Flash Crash Continues to Rattle Investors’ Faith in the Market
Anchor of CNBC's “Closing Bell” Anchor/Managing Editor of the nationally syndicated “On the Money with Maria Bartiromo”
As we kick off the fourth quarter, the S&P 500is up a little over two percent in 2010, so these next three months are a make-or-break quarter. One reason I say that is because there are a couple of specific fourth-quarter events that will strongly influence where the market ends the year: the midterm election and the upcoming holiday shopping season.
While not specific to the fourth quarter, I would say that another major influence right now is investor confidence, which has been a serious problem going back to the “flash crash” on May 6. Looking at the volume, it’s clear that many individual investors have not returned to the market.
I recently talked with SEC Chair Mary Schapiro to get her take on why so many individual investors appear reluctant to get back into the market and to find out what she is doing to inspire confidence once again.
The SEC has major challenges right now that impact all investors.
First, the agency still has to address what went wrong with the flash crash. We’ve seen more instances of sudden, sharp drops in stock price, including just last week when Progress Energy plummeted from $44.50 to $4.50 last Monday.
The SEC did issue a report last week saying that the flash crash was caused by computerized tradingin an unstable market, but that’s not really news to anybody, and there weren’t really any proposals to prevent it from happening again. The biggest problem is that there aren’t standard “circuit breakers” across all stock exchanges. Result: If shares are halted on the New York Stock Exchange, computers instantly forward the trade elsewhere, often to a marketplace with little volume. That lack of liquidity is why a stock can go from $44 to $4 faster than you can say “flash crash.”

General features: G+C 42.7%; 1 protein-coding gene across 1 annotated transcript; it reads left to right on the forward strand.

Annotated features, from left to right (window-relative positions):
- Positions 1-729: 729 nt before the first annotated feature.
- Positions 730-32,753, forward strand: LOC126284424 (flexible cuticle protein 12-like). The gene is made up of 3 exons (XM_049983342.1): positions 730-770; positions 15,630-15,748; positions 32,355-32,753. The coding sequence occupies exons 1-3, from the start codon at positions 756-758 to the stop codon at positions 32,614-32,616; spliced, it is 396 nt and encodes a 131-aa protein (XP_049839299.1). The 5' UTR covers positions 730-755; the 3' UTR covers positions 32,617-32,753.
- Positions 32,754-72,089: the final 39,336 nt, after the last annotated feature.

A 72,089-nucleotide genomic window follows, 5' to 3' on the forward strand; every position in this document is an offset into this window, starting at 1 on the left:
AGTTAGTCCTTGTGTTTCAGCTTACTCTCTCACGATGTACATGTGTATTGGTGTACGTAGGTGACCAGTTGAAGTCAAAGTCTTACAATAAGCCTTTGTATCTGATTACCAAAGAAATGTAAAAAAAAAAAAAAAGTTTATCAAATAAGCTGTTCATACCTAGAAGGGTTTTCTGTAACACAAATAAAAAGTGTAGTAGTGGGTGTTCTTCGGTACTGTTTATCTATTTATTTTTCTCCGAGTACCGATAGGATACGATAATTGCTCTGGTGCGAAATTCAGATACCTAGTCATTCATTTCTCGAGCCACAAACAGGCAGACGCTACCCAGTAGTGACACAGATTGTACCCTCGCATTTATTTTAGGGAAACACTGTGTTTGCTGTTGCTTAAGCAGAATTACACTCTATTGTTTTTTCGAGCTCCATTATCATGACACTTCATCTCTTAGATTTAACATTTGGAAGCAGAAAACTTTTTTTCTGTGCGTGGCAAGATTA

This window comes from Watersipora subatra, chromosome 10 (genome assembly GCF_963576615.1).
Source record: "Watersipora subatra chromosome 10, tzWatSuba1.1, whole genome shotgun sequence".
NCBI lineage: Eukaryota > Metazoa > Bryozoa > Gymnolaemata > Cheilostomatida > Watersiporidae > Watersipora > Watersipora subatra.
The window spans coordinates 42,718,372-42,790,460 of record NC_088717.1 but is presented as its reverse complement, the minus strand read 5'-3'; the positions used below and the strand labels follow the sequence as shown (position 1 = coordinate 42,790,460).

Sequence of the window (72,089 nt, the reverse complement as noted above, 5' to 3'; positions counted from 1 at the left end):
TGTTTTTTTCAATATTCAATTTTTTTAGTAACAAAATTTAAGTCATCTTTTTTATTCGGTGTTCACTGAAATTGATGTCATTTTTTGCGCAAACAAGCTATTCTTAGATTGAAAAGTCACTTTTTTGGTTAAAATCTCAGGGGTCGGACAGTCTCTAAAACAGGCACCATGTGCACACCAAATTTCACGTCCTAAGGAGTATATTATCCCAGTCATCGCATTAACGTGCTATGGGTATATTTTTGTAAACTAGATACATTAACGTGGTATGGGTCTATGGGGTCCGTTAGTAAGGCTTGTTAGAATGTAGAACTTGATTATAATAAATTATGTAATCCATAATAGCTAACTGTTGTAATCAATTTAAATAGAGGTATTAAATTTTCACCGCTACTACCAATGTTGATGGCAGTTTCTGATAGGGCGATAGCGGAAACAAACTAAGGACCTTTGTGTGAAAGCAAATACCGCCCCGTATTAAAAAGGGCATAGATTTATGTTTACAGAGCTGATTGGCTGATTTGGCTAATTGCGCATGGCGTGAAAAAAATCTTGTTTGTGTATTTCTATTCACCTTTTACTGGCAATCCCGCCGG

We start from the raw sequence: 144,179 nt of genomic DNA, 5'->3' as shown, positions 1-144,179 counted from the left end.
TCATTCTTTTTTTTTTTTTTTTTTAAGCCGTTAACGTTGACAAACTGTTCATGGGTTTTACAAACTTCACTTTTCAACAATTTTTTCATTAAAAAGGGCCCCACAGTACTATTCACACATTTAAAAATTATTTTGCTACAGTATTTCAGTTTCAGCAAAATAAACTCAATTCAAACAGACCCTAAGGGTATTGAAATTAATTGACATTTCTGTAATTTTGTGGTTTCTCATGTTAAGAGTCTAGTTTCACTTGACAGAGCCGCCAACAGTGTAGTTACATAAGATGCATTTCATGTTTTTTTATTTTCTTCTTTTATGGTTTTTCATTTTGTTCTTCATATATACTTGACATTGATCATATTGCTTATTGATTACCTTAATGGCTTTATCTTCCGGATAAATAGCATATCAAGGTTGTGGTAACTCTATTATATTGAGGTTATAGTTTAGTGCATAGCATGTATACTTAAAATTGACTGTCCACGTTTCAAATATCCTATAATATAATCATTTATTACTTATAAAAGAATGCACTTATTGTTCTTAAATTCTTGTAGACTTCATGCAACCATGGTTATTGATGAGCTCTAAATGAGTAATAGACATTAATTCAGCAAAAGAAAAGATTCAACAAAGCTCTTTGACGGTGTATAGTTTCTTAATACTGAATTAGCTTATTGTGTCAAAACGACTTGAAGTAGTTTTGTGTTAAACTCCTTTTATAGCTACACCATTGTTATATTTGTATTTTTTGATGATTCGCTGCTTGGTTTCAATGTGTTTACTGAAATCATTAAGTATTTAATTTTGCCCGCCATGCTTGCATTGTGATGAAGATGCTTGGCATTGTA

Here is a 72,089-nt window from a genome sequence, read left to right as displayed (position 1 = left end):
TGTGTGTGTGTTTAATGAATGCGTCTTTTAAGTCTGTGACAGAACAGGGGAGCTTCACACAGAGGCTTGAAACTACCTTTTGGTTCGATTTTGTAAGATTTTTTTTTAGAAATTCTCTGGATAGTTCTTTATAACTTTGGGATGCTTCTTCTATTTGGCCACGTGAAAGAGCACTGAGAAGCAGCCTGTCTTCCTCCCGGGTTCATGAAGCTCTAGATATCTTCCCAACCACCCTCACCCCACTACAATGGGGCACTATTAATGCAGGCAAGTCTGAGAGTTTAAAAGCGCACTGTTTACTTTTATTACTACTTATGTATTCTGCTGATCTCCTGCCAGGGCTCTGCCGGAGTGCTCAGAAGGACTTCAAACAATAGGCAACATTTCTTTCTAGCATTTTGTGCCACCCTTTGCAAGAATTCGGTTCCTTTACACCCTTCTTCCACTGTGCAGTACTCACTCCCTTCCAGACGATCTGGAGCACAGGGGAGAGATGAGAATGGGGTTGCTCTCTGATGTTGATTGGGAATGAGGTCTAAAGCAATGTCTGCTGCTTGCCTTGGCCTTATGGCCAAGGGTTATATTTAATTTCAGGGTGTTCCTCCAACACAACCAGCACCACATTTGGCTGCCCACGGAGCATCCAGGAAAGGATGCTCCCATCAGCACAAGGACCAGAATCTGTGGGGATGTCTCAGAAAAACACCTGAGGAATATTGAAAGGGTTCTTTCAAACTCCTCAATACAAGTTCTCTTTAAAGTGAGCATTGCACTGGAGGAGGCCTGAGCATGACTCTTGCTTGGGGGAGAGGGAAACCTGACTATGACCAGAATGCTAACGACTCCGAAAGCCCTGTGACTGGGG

That’s a flawed system, and I question whether we have sacrificed market integrity for the sake of speed.
Do we really need trades to be executed in microseconds?
I asked Mary Schapiro that question, and she agreed it is the central issue.
But she clearly doesn’t want to respond to the problems caused by speed with a series of policies born of, well, speed.
She’s totally aware of the law of unintended consequences, and she pointed out how hard it would be, from a policy standpoint, to “turn off the switch” that enables flash trading.
In addition, the SEC is stretched thin. It has 105 new rules to enforce from the Dodd-Frank financial reform legislation and 35,000 new institutions to cover because hedge funds will now fall under the agency’s purview. So, of course, the SEC'S budget and staff will grow commensurately, right? Nope. That's not in the cards these days in fiscally strapped D.C. That’s a travesty, because in many ways our capital markets depend on the confidence of individual investors like you. And if you’re not confident that the system’s rules are being enforced fairly, you’ll do the logical thing: You’ll sit on your investment checkbook until your confidence returns.
Mary Schapiro hasn’t been doing interviews since the flash crash in May, but she agreed to sit down with me, and I think it’s important for individual investors to know what’s going on in this area. This is an important story that doesn’t appear close to being resolved. I will keep you updated here in Investor Briefand on CNBC.